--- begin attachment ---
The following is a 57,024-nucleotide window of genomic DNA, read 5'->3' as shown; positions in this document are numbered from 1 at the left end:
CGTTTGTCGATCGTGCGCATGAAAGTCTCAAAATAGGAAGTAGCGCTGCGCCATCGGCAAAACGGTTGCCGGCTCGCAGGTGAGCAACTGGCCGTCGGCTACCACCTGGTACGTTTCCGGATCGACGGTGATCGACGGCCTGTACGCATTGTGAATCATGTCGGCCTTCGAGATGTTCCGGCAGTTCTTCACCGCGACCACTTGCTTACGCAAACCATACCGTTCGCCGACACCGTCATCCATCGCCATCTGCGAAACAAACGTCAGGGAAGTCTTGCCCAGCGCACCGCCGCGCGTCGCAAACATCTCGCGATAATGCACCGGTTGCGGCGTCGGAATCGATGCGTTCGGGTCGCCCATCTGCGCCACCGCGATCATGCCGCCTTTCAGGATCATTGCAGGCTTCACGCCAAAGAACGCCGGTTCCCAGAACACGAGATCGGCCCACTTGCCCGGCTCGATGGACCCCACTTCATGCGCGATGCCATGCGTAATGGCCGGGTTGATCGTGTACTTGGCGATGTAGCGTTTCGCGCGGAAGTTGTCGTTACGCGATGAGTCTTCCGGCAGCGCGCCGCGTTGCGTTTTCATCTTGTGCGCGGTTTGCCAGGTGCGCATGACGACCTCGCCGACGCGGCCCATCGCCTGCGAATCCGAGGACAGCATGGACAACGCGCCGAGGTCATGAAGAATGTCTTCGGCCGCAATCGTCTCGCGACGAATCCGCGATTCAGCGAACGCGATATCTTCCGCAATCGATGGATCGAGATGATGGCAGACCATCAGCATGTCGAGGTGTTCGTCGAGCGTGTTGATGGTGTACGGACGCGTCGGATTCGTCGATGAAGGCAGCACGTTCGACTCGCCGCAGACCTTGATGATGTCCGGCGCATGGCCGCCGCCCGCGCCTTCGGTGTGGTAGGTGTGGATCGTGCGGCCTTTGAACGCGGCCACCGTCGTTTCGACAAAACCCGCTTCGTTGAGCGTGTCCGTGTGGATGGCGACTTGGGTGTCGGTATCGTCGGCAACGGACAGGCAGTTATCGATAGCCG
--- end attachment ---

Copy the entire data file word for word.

The following is a 57,024-nucleotide window of genomic DNA, read 5'->3' as shown; positions in this document are numbered from 1 at the left end:
CGTTTGTCGATCGTGCGCATGAAAGTCTCAAAATAGGAAGTAGCGCTGCGCCATCGGCAAAACGGTTGCCGGCTCGCAGGTGAGCAACTGGCCGTCGGCTACCACCTGGTACGTTTCCGGATCGACGGTGATCGACGGCCTGTACGCATTGTGAATCATGTCGGCCTTCGAGATGTTCCGGCAGTTCTTCACCGCGACCACTTGCTTACGCAAACCATACCGTTCGCCGACACCGTCATCCATCGCCATCTGCGAAACAAACGTCAGGGAAGTCTTGCCCAGCGCACCGCCGCGCGTCGCAAACATCTCGCGATAATGCACCGGTTGCGGCGTCGGAATCGATGCGTTCGGGTCGCCCATCTGCGCCACCGCGATCATGCCGCCTTTCAGGATCATTGCAGGCTTCACGCCAAAGAACGCCGGTTCCCAGAACACGAGATCGGCCCACTTGCCCGGCTCGATGGACCCCACTTCATGCGCGATGCCATGCGTAATGGCCGGGTTGATCGTGTACTTGGCGATGTAGCGTTTCGCGCGGAAGTTGTCGTTACGCGATGAGTCTTCCGGCAGCGCGCCGCGTTGCGTTTTCATCTTGTGCGCGGTTTGCCAGGTGCGCATGACGACCTCGCCGACGCGGCCCATCGCCTGCGAATCCGAGGACAGCATGGACAACGCGCCGAGGTCATGAAGAATGTCTTCGGCCGCAATCGTCTCGCGACGAATCCGCGATTCAGCGAACGCGATATCTTCCGCAATCGATGGATCGAGATGATGGCAGACCATCAGCATGTCGAGGTGTTCGTCGAGCGTGTTGATGGTGTACGGACGCGTCGGATTCGTCGATGAAGGCAGCACGTTCGACTCGCCGCAGACCTTGATGATGTCCGGCGCATGGCCGCCGCCCGCGCCTTCGGTGTGGTAGGTGTGGATCGTGCGGCCTTTGAACGCGGCCACCGTCGTTTCGACAAAACCCGCTTCGTTGAGCGTGTCCGTGTGGATGGCGACTTGGGTGTCGGTATCGTCGGCAACGGACAGGCAGTTATCGATAGCCG